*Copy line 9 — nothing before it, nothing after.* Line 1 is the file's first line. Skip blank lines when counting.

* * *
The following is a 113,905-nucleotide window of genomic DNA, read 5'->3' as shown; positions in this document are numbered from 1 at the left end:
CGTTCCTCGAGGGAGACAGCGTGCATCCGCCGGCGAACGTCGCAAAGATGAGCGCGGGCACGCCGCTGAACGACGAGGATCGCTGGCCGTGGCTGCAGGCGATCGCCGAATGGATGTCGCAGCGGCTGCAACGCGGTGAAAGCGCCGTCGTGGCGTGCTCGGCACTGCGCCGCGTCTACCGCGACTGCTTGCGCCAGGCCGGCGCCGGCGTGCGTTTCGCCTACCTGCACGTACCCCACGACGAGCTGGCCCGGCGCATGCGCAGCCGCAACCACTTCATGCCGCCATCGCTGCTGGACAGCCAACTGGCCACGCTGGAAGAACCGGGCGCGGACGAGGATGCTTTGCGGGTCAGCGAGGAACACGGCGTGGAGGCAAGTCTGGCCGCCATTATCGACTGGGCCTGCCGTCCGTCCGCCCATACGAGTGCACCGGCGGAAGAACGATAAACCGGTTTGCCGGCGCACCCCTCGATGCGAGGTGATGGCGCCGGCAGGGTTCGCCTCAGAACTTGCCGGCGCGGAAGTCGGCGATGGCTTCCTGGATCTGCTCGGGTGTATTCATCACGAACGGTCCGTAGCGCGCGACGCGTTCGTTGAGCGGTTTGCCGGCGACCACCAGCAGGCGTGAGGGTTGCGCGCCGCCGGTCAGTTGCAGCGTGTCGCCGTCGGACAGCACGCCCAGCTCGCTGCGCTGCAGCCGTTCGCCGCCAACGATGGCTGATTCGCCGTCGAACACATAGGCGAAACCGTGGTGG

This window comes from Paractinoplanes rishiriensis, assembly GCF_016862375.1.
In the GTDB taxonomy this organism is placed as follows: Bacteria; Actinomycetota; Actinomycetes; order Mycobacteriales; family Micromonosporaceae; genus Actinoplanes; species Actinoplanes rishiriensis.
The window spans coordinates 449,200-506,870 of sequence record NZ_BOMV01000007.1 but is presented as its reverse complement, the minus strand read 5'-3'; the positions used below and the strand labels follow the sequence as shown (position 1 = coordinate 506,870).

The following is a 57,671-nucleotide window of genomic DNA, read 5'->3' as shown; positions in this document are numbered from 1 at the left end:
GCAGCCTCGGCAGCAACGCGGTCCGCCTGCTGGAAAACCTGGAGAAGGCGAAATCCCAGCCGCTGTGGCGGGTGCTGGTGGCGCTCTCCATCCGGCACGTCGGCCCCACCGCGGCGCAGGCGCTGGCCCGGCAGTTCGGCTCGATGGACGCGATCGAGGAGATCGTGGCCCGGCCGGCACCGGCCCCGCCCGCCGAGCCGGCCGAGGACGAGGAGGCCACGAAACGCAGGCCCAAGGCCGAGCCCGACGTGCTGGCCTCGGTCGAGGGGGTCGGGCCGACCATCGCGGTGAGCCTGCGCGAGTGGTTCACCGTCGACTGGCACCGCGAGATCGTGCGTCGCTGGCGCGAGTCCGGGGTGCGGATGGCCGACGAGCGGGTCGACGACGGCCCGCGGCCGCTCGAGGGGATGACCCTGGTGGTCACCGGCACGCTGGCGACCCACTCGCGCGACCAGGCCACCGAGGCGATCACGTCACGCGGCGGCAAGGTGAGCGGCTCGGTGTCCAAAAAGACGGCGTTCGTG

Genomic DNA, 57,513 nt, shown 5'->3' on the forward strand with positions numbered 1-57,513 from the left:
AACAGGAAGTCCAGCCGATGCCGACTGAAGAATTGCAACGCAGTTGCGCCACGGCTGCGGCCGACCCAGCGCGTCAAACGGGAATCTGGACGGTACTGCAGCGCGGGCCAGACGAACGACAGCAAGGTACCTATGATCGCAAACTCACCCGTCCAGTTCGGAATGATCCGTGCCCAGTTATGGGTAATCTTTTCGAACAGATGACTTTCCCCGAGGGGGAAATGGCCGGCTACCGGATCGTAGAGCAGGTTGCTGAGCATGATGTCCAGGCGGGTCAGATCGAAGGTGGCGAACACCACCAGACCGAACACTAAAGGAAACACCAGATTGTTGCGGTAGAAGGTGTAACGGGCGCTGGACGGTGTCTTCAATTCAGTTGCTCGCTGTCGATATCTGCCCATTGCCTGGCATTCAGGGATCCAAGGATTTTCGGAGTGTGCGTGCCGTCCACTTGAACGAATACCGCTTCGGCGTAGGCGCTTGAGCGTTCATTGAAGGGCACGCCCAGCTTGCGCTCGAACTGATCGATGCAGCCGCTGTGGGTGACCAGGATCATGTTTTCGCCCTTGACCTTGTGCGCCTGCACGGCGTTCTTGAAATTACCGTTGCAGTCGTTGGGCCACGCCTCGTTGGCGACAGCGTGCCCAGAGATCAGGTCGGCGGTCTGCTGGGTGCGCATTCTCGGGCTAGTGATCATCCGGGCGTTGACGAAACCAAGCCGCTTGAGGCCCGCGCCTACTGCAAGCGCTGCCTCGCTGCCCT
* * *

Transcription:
AACAGGAAGTCCAGCCGATGCCGACTGAAGAATTGCAACGCAGTTGCGCCACGGCTGCGGCCGACCCAGCGCGTCAAACGGGAATCTGGACGGTACTGCAGCGCGGGCCAGACGAACGACAGCAAGGTACCTATGATCGCAAACTCACCCGTCCAGTTCGGAATGATCCGTGCCCAGTTATGGGTAATCTTTTCGAACAGATGACTTTCCCCGAGGGGGAAATGGCCGGCTACCGGATCGTAGAGCAGGTTGCTGAGCATGATGTCCAGGCGGGTCAGATCGAAGGTGGCGAACACCACCAGACCGAACACTAAAGGAAACACCAGATTGTTGCGGTAGAAGGTGTAACGGGCGCTGGACGGTGTCTTCAATTCAGTTGCTCGCTGTCGATATCTGCCCATTGCCTGGCATTCAGGGATCCAAGGATTTTCGGAGTGTGCGTGCCGTCCACTTGAACGAATACCGCTTCGGCGTAGGCGCTTGAGCGTTCATTGAAGGGCACGCCCAGCTTGCGCTCGAACTGATCGATGCAGCCGCTGTGGGTGACCAGGATCATGTTTTCGCCCTTGACCTTGTGCGCCTGCACGGCGTTCTTGAAATTACCGTTGCAGTCGTTGGGCCACGCCTCGTTGGCGACAGCGTGCCCAGAGATCAGGTCGGCGGTCTGCTGGGTGCGCATTCTCGGGCTAGTGATCATCCGGGCGTTGACGAAACCAAGCCGCTTGAGGCCCGCGCCTACTGCAAGCGCTGCCTCGCTGCCCT